One of the great things about last year’s London Design Festival was that any apprehension on the part of the organisers when it was announced in the depths of recession was dispelled when the designers involved came up with such great ideas, despite the downturn.
That was the opinion voiced by LDF director Ben Evans when he revealed highlights of this year’s extravaganza this morning. But it appears that one of the better ideas for 2010 isn’t quite to his liking. A bout of friendly banter heralded graphics star Neville Brody’s appearance at the podium to announce the Anti-London Design Festival.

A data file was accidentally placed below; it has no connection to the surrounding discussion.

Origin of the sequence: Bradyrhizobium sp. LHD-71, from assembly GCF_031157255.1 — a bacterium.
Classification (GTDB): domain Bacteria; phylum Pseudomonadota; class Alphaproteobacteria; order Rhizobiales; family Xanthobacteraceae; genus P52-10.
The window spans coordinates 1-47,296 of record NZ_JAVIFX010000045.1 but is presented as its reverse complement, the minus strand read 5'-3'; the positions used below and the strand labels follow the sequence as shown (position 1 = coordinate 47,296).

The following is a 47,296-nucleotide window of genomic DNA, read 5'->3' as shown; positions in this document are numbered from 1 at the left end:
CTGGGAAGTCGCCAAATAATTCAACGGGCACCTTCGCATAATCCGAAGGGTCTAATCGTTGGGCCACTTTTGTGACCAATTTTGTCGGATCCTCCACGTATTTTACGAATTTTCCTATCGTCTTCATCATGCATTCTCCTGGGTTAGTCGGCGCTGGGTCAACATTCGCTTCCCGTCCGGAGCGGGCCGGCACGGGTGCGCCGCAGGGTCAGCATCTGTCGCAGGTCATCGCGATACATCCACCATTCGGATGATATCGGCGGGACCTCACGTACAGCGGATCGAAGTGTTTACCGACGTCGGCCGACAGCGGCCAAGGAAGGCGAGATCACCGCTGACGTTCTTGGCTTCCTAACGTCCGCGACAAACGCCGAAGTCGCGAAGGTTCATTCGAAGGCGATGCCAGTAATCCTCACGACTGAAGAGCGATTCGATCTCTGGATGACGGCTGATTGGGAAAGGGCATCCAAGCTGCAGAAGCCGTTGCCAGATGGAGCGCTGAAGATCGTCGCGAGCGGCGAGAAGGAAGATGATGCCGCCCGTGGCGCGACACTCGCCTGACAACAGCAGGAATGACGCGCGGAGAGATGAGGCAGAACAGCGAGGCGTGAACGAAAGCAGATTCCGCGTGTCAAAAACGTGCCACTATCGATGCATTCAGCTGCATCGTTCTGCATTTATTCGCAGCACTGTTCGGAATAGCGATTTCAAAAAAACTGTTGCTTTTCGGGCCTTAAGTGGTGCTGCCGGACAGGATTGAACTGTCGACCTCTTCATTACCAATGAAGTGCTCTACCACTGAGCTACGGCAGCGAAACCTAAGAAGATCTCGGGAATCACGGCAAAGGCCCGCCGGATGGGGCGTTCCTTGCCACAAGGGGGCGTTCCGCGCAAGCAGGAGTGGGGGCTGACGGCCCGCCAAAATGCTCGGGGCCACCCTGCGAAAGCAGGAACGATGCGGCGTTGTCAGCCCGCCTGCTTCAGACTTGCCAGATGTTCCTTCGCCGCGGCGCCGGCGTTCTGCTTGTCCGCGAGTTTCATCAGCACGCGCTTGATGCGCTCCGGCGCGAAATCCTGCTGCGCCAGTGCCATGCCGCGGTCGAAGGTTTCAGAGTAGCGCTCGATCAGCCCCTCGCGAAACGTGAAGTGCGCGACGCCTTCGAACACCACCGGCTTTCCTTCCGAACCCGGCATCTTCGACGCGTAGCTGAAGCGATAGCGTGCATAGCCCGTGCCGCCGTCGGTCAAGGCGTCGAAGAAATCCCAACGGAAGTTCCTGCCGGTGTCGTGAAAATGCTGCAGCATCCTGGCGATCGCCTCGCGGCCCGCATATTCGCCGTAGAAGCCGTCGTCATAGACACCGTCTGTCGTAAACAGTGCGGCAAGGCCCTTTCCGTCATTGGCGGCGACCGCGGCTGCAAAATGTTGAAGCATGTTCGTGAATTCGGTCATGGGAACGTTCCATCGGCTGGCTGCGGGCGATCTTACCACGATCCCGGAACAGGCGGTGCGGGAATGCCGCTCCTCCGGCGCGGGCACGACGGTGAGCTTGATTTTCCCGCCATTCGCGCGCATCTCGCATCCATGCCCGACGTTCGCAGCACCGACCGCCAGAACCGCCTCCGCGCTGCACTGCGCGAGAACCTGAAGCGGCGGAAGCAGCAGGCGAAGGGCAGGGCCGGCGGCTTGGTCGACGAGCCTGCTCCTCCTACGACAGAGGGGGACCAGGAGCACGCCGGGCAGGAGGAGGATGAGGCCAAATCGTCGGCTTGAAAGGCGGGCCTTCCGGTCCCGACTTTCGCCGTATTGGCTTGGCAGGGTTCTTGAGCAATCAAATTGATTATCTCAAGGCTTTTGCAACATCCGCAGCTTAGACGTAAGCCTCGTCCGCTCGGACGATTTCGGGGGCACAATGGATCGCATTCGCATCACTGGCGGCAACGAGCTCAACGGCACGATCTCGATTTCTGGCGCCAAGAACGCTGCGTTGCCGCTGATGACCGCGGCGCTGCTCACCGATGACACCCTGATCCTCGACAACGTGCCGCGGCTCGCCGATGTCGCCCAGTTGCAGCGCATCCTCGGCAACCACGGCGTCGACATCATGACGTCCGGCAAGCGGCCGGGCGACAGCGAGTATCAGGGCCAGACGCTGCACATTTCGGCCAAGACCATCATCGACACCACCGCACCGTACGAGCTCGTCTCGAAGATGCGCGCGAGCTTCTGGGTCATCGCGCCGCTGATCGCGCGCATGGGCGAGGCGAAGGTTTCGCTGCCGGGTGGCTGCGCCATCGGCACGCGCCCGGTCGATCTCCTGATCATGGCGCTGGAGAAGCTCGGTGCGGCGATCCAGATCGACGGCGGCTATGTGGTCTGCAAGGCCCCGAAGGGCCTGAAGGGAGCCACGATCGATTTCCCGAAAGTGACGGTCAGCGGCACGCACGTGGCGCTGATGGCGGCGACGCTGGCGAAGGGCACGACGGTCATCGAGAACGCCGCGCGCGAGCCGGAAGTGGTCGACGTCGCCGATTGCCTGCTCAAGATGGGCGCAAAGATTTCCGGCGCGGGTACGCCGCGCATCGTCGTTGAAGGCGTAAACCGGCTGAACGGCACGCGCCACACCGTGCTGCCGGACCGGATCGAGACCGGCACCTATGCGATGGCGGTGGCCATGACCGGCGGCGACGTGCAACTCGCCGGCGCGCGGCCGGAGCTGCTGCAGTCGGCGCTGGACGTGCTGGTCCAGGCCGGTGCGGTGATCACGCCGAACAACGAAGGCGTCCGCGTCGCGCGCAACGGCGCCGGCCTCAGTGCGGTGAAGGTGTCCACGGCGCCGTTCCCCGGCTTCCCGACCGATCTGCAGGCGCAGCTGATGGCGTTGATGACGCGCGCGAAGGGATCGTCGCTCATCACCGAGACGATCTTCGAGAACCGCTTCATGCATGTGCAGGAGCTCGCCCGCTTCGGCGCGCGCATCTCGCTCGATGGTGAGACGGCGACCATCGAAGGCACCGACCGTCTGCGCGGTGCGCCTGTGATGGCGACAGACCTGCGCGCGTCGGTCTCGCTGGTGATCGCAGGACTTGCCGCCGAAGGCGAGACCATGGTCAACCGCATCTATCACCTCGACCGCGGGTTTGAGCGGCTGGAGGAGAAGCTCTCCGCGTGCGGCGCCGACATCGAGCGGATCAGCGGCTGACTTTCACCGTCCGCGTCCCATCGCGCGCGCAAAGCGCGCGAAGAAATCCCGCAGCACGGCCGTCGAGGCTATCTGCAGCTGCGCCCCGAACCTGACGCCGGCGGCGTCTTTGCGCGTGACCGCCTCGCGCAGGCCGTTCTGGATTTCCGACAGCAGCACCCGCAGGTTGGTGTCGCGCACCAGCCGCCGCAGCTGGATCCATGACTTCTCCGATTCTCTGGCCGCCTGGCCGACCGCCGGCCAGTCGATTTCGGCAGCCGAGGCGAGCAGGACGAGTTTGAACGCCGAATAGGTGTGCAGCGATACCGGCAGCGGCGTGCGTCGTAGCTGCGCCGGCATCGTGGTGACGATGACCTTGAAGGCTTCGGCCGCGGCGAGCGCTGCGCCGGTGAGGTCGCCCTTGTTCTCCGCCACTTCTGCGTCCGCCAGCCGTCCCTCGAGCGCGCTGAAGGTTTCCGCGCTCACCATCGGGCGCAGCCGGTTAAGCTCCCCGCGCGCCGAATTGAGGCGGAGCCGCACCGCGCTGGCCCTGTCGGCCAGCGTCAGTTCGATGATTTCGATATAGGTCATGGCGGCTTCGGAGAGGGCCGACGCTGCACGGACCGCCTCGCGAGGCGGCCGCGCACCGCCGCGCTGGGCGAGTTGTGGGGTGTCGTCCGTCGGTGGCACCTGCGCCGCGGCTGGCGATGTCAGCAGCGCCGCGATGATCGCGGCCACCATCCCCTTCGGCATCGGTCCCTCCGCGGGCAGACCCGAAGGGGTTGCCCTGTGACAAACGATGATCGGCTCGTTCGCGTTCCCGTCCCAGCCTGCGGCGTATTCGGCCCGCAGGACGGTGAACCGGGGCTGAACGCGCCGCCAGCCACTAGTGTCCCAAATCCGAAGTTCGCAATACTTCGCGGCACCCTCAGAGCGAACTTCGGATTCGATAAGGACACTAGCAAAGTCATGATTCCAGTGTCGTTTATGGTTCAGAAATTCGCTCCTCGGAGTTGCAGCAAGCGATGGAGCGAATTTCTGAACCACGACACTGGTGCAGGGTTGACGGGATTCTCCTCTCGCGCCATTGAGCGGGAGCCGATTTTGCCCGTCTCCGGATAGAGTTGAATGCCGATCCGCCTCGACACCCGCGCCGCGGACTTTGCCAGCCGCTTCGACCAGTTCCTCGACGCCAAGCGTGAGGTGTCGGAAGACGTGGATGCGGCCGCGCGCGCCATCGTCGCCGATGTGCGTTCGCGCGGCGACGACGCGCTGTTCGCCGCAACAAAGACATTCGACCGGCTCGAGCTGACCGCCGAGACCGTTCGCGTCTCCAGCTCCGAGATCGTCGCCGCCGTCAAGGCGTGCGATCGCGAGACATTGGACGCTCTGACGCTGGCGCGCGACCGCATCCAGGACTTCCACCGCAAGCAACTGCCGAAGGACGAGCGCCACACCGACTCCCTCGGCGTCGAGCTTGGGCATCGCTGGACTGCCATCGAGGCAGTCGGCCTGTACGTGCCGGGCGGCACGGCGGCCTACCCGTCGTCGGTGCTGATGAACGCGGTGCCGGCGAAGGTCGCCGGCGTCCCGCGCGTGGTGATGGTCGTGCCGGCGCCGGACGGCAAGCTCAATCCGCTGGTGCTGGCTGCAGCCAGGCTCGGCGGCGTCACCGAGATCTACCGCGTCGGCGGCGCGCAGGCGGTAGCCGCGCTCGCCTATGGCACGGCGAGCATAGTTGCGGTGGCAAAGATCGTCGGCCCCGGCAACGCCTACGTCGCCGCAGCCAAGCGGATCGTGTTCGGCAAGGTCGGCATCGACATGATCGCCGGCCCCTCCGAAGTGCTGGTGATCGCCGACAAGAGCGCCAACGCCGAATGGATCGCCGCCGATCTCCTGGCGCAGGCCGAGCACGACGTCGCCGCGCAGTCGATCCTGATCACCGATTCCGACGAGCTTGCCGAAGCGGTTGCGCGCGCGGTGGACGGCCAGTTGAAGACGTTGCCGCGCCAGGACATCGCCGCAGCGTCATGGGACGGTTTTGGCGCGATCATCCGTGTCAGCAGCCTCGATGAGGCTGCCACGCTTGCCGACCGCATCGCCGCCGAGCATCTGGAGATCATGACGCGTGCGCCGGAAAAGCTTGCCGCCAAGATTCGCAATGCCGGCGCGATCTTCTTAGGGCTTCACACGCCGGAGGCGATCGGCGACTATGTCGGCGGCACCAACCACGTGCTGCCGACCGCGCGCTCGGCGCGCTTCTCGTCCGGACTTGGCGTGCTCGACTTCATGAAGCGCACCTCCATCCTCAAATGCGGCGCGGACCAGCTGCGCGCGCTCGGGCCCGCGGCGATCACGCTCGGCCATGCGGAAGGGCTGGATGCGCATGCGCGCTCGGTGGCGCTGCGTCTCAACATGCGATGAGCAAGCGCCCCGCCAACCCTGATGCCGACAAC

Dubbed the ‘ugly cousin or sister’ of the LDF, the ALDF is an ‘amazing opportunity’ to promote other ways of thinking, said Brody. ‘For 25 years in the West, culture has been put on ice,’ he pronounced. ‘Culture has been used money, not money to make culture.’
Posing the question ‘What happens if you use money to make culture?, Brody and co are planning a raft of activities around Redchurch Street in London’s Shoreditch. Collaborators include French graphics group Bazooka, ID magazine founder Terry Jones, Hector Proud, the Royal College of Art – where Brody is to take over the graphics course next year – and other subversives.
Given the brief is to ‘tear up the plan and start again’, what would you like to see at Brody’s beanfeast? As LDF founder and chairman Sir John Sorrell says, the more ideas the merrier.